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Albany 2019: 20th Conversation - Abstracts

category image Albany 2019
Conversation 20
June 11-15 2019
Adenine Press (2019)

Complex self-assembly and transformation of DNA nanostructures

A key challenge in nanotechnology is to design and fabricate nanostructures and nanodevices, which can be used as general platforms for basic science research (e.g. material sciences, structural biology, molecular biology, etc.), and for practical applications. Owing largely to its programmable design strategies, nucleic acids self-assembly, and in particular DNA self-assembly, has emerged as a powerful approach in programming self-assembly of custom-designed intricate nanostructures.

The core mission of our lab (ke-lab.gatech.edu) is to develop novel bottom-up self-assembly strategies to fully demonstrate the potential of DNA as a programable nanomaterial. Our most recent work focuses on making massive/complex static DNA nanostructures and dynamic DNA devices. In 2012, we invented a modular assembly strategy for constructing complex 3D shapes, up to 8 megadalton in size, using short synthetic DNA oligos — “DNA bricks”. We will discuss how we can use this method to construct fully addressable, three-dimensional GDa nanostructures with rationally designed shapes. The second part of this talk will focus on dynamic DNA nanomachines that can perform a range of controlled motions at nanoscale. Particularly, we have demonstrated prescribed, long-range information relay in artificial molecular arrays assembled from modular DNA antijunction units. The array transformation is equivalent to a molecular “Domino”: Once initiated at a few selected units, the transformation then propagates to neighboring units and eventually the entire array. The specific information pathways by which this transformation occurs can be controlled by adding trigger strands to specific units, or by altering the design of individual units, the connections between units, and the geometry of the array. Beyond sophisticated nanostructures and nanomachinces, DNA nanotechnology has found increasing capabilities in many applications, such as fabrication of functional materials at nanoscale precision. As examples of DNA-based applications, I will also present some of our most recent works on DNA-templated self-assembly of nanoparticles, and on DNA-based nanoscale drug delivery systems.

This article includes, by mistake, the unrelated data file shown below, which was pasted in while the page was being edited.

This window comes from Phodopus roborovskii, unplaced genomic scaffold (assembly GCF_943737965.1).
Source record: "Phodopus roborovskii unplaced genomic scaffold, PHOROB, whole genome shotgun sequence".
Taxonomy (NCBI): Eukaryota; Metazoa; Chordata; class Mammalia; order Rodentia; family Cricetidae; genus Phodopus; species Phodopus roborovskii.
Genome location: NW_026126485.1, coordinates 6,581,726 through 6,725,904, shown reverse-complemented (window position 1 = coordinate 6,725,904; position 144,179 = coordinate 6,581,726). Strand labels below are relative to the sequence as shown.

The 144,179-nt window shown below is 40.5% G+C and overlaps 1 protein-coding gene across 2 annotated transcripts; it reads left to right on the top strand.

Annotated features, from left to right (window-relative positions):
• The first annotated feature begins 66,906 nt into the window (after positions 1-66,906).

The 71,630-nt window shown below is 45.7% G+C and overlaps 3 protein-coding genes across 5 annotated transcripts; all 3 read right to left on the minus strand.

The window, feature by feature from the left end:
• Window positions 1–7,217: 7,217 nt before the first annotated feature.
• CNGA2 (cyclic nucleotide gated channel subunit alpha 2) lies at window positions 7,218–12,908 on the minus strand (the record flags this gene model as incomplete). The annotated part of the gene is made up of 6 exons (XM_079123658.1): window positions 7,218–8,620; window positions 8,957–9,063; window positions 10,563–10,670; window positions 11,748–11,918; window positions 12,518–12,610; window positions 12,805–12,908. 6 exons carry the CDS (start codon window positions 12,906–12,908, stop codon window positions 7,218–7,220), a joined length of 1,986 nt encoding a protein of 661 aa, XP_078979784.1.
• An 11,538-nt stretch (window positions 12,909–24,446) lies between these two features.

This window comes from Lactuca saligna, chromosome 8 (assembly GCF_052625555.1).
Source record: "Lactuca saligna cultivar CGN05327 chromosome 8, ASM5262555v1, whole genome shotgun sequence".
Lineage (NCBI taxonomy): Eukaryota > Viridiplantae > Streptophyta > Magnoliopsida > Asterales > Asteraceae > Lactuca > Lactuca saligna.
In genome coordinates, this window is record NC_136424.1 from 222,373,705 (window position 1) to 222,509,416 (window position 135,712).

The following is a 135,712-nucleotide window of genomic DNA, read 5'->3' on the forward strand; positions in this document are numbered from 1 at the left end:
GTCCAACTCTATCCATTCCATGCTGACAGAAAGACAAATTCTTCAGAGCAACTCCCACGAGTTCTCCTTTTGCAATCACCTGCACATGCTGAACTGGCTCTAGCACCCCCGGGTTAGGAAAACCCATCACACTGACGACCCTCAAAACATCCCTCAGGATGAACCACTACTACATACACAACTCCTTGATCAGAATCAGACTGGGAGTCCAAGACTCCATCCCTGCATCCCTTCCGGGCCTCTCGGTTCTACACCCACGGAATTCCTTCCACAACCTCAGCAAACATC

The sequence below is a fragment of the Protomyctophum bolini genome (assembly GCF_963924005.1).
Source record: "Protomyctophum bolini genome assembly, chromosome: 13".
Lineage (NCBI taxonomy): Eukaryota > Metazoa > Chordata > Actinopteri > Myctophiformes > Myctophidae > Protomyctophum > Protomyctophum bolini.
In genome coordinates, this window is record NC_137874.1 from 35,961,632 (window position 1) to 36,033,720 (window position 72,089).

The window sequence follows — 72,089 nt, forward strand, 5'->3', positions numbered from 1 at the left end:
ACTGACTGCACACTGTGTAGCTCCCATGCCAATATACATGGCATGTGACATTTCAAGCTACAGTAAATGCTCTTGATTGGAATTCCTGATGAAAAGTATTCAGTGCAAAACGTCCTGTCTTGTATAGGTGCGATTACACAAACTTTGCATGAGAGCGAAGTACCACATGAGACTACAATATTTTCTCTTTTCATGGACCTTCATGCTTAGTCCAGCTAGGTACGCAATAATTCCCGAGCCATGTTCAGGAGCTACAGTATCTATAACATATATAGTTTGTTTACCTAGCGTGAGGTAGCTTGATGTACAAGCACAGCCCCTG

References

    Ke, Y., L. L. Ong, W. M. Shih and P. Yin (2012). "Three-dimensional structures self-assembled from DNA bricks." Science 338(6111): 1177-1183.

    Ong, L. L., N. Hanikel, O. K. Yaghi, C. Grun, M. T. Strauss, P. Bron, J. Lai-Kee-Him, F. Schueder, B. Wang, P. Wang, J. Y. Kishi, C. Myhrvold, A. Zhu, R. Jungmann, G. Bellot, Y. Ke and P. Yin (2017). "Programmable self-assembly of three-dimensional nanostructures from 10,000 unique components." Nature 552(7683): 72-77.

    Song, J., Z. Li, P. Wang, T. Meyer, C. Mao and Y. Ke (2017). "Reconfiguration of DNA molecular arrays driven by information relay." Science 357(6349): eaan3377.

    Wang, D., J. Song, P. Wang, V. Pan, Y. Zhang, D. Cui and Y. Ke (2018). "Design and operation of reconfigurable two-dimensional DNA molecular arrays." Nature protocols 5: 693.

Yonggang Ke

Biomedical Engineering Department
Emory University
Georgia Institute of Technology
Atlanta, GA 30322

Email: yonggang.ke@emory.edu